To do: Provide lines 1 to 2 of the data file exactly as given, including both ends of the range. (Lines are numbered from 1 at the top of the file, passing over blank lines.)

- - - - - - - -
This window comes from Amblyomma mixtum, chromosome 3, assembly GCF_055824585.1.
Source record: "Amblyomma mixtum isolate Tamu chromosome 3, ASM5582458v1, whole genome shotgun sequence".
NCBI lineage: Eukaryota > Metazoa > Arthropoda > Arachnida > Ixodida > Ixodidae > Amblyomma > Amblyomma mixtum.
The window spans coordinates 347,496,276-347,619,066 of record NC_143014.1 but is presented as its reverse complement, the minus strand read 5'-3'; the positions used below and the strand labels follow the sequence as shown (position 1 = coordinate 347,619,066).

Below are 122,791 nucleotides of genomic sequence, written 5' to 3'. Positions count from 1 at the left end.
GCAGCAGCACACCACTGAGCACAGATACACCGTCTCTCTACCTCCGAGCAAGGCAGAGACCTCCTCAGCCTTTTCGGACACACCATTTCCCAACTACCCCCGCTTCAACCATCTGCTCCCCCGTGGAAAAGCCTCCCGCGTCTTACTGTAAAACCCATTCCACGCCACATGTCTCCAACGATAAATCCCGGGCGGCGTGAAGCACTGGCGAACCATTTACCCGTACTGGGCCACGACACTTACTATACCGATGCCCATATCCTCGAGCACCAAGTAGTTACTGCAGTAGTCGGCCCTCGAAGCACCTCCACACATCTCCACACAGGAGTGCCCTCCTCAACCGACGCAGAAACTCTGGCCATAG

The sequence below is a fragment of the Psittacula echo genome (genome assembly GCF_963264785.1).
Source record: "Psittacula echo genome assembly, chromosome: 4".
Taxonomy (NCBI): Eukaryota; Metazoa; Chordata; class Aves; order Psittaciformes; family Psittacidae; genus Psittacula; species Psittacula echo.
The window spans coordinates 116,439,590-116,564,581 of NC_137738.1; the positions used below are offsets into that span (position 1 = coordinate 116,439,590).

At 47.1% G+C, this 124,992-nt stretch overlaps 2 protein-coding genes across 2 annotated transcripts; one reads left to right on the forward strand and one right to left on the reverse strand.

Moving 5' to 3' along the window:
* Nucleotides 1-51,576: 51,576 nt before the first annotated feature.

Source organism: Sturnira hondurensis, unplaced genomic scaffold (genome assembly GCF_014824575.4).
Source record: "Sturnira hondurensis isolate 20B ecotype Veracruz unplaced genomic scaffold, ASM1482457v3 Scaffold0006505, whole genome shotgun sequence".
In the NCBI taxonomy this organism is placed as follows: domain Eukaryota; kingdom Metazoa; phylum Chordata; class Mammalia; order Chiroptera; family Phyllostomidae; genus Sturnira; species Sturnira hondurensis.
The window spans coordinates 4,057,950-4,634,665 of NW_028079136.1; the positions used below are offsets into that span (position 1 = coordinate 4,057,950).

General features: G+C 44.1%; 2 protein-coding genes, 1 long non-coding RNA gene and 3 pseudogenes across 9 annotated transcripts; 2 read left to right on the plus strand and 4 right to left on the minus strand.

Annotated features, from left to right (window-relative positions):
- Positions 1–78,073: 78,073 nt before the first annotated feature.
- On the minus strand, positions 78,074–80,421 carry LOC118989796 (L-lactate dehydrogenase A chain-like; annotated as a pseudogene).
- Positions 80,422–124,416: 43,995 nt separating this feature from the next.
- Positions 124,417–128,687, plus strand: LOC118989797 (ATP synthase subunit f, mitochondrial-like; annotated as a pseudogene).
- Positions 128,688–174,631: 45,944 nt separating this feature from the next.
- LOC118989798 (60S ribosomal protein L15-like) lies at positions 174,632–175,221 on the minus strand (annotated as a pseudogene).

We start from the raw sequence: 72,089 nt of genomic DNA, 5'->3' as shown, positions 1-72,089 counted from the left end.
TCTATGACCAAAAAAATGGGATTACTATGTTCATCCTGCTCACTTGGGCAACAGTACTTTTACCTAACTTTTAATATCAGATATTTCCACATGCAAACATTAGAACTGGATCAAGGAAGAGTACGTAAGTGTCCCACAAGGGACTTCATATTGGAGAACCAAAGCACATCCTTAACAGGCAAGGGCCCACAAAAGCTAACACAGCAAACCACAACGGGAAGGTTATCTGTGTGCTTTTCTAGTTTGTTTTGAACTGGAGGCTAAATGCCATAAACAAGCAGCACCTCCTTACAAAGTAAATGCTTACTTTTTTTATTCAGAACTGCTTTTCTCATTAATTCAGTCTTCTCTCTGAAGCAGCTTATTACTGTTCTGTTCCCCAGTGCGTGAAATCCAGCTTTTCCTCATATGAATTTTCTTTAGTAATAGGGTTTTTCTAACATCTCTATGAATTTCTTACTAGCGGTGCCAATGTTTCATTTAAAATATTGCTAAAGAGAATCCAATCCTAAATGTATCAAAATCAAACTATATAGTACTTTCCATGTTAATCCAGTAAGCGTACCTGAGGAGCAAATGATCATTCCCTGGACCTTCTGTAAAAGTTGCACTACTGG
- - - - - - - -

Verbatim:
This window comes from Amblyomma mixtum, chromosome 3, assembly GCF_055824585.1.
Source record: "Amblyomma mixtum isolate Tamu chromosome 3, ASM5582458v1, whole genome shotgun sequence".